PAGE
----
Any advice would be appreciated 😊
First of all you need to be clear about the difference between being a Counsellor and a Counselling Psychologist. They are two very different roles and training paths.

A counsellor doesn't need to have a psychology degree, but has a training path that is built on mainly providing counselling to clients/patients using one type of approach. There is some academic and theoretical learning, but the bulk of the training is gaining supervised hours to provide counselling or therapy to people. The minimum academic qualification is roughly at RQF level 6 so roughly equivalent to undergrad level (even some may be diplomas or masters courses)

A counselling psychologist, like a clinical psychologist, is an applied scientist role that requires a practitioner doctorate (DClinPsy, DCounsPsy etc) and registration with the HCPC. The RQF level is level 8 at doctorate level (the highest possible in the UK) This type of training has a large therapy training component consisting of multiple types of therapy, and various other competencies, but they will also be required to do research methods training and complete one or more larger doctoral level research projects.

The "doctors title" part is irrelevant, the opportunities come from the differences in training. It's also not true that counsellors with a BSc always earn less than a psychologist with a doctorate. Counselling and Psychotherapy (outside the health service) is about as much being able to build and run a business, so a business savvy counsellor who builds a good repuation and has a focussed skillset can easily earn much more than a less savvy Counselling Psychologist. There may be more opportunities for a CounPsy for instance, you wouldn't be able to get a major research grant, be seen as a credible expert witness in court, or become a professor with a basic counsellors training.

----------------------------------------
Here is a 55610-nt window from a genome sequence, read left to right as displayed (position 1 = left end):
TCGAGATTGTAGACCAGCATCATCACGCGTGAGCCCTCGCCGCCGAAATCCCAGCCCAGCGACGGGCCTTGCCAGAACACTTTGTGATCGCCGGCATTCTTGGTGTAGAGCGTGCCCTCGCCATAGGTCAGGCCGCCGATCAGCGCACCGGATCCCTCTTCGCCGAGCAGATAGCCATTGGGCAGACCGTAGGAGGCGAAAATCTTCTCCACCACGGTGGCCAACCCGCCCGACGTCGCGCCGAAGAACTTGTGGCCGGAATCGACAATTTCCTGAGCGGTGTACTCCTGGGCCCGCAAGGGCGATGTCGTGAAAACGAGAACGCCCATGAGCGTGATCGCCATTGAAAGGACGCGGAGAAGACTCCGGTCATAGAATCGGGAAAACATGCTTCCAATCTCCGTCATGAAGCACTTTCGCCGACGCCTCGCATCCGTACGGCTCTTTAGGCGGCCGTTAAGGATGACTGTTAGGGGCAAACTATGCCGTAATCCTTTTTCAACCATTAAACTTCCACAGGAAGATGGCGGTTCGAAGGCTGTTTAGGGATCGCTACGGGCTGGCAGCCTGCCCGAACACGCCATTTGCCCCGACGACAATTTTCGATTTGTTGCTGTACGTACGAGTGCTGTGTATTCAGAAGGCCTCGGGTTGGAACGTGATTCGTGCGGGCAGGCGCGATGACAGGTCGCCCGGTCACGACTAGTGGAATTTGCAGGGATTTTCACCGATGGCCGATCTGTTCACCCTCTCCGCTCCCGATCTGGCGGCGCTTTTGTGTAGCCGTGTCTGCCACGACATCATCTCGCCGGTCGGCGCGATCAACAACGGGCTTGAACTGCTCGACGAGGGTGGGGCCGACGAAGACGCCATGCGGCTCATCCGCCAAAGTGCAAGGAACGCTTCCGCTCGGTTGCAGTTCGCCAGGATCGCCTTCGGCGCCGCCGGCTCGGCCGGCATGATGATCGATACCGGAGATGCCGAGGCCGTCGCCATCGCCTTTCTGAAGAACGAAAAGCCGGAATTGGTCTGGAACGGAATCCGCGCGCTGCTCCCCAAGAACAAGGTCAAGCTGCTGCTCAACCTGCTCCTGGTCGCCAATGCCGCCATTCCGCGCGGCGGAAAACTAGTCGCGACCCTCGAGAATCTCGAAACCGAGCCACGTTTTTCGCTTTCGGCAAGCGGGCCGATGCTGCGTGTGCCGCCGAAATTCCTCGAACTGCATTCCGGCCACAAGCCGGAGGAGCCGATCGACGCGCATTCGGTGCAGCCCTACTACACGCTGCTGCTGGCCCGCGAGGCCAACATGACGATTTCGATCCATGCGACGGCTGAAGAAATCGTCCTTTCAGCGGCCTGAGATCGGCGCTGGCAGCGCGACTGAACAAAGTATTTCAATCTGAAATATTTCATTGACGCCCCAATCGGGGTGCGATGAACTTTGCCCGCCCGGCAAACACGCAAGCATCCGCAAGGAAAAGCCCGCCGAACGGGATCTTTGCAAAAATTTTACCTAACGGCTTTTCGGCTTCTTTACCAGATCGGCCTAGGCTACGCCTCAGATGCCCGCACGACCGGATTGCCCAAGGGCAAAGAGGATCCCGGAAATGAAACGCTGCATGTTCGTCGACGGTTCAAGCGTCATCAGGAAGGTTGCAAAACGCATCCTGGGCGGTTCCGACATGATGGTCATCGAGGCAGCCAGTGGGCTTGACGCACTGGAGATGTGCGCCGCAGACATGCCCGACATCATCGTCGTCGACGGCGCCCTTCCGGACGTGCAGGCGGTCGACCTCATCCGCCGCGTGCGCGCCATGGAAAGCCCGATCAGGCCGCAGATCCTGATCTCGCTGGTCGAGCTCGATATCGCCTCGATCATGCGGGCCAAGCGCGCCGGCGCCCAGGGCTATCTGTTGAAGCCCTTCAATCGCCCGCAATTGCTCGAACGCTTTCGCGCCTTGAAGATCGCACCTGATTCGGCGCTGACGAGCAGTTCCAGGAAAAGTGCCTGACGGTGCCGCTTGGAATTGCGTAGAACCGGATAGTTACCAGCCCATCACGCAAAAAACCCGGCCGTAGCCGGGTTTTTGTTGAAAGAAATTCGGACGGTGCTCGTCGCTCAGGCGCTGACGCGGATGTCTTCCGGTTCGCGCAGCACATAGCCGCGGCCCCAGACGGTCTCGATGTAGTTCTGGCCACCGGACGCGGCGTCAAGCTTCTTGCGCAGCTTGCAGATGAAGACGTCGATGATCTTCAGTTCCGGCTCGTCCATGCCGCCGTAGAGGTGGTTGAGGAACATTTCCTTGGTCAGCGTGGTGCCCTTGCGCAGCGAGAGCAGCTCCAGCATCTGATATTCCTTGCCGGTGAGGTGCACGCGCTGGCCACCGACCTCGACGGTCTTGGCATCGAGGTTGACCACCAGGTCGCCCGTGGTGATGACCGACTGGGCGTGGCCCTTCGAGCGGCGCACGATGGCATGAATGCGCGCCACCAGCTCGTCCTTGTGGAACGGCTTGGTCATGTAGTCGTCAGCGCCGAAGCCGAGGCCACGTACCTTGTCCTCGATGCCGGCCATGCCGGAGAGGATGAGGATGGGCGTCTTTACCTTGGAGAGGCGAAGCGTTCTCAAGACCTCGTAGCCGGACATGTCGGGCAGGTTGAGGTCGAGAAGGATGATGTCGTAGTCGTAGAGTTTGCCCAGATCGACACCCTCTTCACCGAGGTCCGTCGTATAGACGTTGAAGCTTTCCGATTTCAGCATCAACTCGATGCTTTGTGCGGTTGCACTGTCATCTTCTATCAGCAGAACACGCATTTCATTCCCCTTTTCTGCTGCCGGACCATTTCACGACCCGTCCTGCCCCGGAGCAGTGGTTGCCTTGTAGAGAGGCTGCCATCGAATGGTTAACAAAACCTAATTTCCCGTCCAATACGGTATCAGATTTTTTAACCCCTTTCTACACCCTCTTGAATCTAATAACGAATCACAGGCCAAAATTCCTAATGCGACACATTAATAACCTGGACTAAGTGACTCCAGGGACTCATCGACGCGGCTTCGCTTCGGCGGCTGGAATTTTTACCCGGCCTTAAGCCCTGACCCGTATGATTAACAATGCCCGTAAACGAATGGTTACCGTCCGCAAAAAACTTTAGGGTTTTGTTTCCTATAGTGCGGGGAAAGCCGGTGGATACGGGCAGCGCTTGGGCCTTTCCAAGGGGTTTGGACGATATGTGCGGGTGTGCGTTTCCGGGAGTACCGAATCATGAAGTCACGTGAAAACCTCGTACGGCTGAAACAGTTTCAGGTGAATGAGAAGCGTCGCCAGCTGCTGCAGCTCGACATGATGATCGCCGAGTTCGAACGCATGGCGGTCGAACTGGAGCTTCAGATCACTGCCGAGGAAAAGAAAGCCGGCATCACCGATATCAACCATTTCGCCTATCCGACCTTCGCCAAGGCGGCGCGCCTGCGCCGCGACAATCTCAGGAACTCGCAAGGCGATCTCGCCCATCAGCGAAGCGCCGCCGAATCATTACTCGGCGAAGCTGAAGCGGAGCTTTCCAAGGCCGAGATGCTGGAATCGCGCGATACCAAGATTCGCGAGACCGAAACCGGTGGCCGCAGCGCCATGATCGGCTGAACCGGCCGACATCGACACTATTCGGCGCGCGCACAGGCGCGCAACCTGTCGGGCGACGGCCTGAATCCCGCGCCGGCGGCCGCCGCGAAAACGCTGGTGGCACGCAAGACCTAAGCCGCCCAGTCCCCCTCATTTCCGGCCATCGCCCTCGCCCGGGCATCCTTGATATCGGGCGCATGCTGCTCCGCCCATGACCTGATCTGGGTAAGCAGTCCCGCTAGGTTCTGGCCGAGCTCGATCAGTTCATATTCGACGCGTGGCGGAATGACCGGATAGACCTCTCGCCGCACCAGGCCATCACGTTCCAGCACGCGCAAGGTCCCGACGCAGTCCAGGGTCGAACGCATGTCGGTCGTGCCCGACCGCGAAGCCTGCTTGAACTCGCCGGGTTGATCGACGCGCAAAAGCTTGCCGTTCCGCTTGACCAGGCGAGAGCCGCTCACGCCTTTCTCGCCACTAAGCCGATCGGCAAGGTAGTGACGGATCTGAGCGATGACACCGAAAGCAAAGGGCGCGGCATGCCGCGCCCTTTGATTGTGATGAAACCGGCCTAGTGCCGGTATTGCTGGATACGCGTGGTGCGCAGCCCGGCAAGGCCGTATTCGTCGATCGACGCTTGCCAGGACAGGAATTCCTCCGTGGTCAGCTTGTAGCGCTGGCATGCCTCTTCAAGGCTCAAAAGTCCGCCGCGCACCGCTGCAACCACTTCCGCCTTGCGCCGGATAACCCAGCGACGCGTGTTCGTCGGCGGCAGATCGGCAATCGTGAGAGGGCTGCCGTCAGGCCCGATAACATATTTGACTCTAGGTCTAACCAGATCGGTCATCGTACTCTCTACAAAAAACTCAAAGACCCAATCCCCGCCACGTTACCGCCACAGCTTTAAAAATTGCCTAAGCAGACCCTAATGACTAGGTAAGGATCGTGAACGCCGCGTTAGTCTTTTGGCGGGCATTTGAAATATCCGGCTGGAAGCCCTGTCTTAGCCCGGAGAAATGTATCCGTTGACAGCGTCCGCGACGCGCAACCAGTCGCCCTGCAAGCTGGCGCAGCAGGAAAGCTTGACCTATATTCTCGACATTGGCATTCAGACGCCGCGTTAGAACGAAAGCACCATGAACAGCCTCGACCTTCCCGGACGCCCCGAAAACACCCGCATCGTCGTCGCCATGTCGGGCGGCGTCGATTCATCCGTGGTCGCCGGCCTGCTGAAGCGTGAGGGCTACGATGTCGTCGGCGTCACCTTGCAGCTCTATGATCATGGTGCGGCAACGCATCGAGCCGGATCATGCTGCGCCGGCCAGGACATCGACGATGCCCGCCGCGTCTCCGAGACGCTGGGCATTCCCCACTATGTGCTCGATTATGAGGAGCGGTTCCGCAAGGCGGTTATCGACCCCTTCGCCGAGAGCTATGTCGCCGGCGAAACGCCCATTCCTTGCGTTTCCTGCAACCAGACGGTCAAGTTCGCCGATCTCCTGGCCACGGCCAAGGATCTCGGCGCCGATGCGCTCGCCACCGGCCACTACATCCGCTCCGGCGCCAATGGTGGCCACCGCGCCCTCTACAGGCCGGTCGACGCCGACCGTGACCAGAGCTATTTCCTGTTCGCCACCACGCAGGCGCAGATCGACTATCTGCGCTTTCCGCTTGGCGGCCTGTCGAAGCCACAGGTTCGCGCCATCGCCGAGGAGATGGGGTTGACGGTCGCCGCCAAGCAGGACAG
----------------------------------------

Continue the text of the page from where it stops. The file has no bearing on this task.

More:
However, if you just want to work with patients providing counselling and not worry about being pulled into anything else, train as a counsellor. Its quicker, cheaper and you don't have to worry about research.
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lucadett
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(Original post by Jennnsonde)
Hi, I dont really have the answer to your questions but I am in the exact same dilemma as a final year psychology bachelor student, so I'm following the topic, psychologist qualifications are extremely complex in UK and I'm feeling super lost about what decision to take and what are going to be the pro and cons. I am personally thinking about pursuing a QCOP, following by a top up doctorate, but once again, still waiting to learn more about different specifications of alllll these different path to become a counseling psychologist
It's good to know that there are others out there with the same dilemma😅 Why are you thinking of pursuing a QCOP? Also, why would you have to do a top-up doctorate when the QCOP is a doctoral-level qualification?
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lucadett
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(Original post by Lord Asriel)